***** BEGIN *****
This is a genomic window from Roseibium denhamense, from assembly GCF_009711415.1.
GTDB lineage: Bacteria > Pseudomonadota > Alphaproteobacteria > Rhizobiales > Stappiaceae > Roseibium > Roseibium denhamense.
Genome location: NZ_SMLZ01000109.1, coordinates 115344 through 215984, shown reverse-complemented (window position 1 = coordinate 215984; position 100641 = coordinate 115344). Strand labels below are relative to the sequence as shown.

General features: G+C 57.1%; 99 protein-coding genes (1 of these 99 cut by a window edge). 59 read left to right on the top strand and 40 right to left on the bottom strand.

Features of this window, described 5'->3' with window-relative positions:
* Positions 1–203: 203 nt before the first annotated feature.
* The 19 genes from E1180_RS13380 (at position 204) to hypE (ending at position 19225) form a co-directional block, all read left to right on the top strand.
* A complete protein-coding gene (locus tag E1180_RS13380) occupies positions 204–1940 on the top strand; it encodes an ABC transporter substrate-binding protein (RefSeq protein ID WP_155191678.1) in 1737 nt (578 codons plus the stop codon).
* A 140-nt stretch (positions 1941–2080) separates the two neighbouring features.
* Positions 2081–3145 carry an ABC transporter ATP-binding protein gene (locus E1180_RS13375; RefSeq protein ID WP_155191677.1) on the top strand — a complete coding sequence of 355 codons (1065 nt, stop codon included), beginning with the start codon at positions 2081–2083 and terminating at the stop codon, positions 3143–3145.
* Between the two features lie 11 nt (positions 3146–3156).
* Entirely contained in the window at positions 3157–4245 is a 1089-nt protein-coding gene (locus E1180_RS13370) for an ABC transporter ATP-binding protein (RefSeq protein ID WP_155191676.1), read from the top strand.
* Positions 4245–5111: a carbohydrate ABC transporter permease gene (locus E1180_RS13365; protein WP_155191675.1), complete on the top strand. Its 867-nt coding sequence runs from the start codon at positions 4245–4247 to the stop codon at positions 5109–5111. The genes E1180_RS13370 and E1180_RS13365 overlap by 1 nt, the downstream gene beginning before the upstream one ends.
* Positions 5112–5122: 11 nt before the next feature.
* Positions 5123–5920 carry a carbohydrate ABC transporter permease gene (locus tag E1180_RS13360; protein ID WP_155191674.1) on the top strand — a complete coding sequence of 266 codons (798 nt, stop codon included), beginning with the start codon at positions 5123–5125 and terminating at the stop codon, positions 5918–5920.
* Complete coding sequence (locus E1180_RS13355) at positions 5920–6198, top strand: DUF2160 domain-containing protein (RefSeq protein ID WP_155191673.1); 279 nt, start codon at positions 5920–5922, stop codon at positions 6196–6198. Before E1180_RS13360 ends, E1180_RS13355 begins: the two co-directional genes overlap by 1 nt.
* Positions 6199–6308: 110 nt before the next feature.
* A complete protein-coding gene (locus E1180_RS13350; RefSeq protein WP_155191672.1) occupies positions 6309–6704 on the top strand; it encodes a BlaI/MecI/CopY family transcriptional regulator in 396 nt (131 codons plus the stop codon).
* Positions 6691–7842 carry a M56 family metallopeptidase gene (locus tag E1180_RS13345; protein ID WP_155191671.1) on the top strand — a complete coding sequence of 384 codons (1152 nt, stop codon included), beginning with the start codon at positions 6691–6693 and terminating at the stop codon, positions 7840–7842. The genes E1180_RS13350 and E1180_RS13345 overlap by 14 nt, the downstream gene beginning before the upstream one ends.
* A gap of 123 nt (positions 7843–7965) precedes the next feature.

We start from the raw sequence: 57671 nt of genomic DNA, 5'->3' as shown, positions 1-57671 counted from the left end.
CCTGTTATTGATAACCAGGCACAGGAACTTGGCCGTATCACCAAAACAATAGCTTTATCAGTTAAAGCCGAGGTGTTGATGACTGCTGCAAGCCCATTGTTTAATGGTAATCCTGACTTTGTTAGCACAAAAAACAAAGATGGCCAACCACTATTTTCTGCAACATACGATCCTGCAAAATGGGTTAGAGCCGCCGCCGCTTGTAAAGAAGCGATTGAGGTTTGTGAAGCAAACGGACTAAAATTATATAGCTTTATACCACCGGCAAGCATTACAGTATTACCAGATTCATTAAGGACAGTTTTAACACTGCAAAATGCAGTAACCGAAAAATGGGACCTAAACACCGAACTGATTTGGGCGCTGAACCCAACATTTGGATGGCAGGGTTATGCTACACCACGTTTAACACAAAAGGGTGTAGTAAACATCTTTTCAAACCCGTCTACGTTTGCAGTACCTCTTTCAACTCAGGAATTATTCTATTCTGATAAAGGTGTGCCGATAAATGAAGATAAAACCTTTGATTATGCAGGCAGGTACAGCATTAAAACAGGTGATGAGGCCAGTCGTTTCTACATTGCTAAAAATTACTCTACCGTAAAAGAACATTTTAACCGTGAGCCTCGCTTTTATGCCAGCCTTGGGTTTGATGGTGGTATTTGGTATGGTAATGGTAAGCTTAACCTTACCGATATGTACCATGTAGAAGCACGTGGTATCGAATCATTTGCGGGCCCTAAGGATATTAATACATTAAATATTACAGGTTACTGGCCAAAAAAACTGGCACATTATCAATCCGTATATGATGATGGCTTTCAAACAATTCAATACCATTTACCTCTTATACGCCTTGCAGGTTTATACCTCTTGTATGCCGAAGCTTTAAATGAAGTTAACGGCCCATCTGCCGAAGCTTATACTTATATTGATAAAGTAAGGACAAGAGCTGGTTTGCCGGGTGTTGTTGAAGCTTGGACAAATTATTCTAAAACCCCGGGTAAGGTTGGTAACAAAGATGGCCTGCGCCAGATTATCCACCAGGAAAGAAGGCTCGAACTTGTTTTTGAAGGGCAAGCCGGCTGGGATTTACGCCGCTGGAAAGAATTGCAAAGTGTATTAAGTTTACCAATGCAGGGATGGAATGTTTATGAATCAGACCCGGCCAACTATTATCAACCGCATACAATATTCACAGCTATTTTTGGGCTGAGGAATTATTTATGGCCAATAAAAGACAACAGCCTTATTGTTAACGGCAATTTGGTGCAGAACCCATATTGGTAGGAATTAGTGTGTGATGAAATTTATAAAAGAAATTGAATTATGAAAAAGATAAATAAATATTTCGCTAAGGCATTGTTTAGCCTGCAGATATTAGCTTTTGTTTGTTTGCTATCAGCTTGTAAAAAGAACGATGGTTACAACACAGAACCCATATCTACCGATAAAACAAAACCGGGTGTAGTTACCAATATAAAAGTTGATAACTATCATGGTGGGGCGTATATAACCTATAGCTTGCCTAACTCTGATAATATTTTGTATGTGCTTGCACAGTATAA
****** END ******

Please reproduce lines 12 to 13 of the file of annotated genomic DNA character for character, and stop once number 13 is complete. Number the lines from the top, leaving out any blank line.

* Entirely contained in the window at positions 3157–4245 is a 1089-nt protein-coding gene (locus E1180_RS13370) for an ABC transporter ATP-binding protein (RefSeq protein ID WP_155191676.1), read from the top strand.
* Positions 4245–5111: a carbohydrate ABC transporter permease gene (locus E1180_RS13365; protein WP_155191675.1), complete on the top strand. Its 867-nt coding sequence runs from the start codon at positions 4245–4247 to the stop codon at positions 5109–5111. The genes E1180_RS13370 and E1180_RS13365 overlap by 1 nt, the downstream gene beginning before the upstream one ends.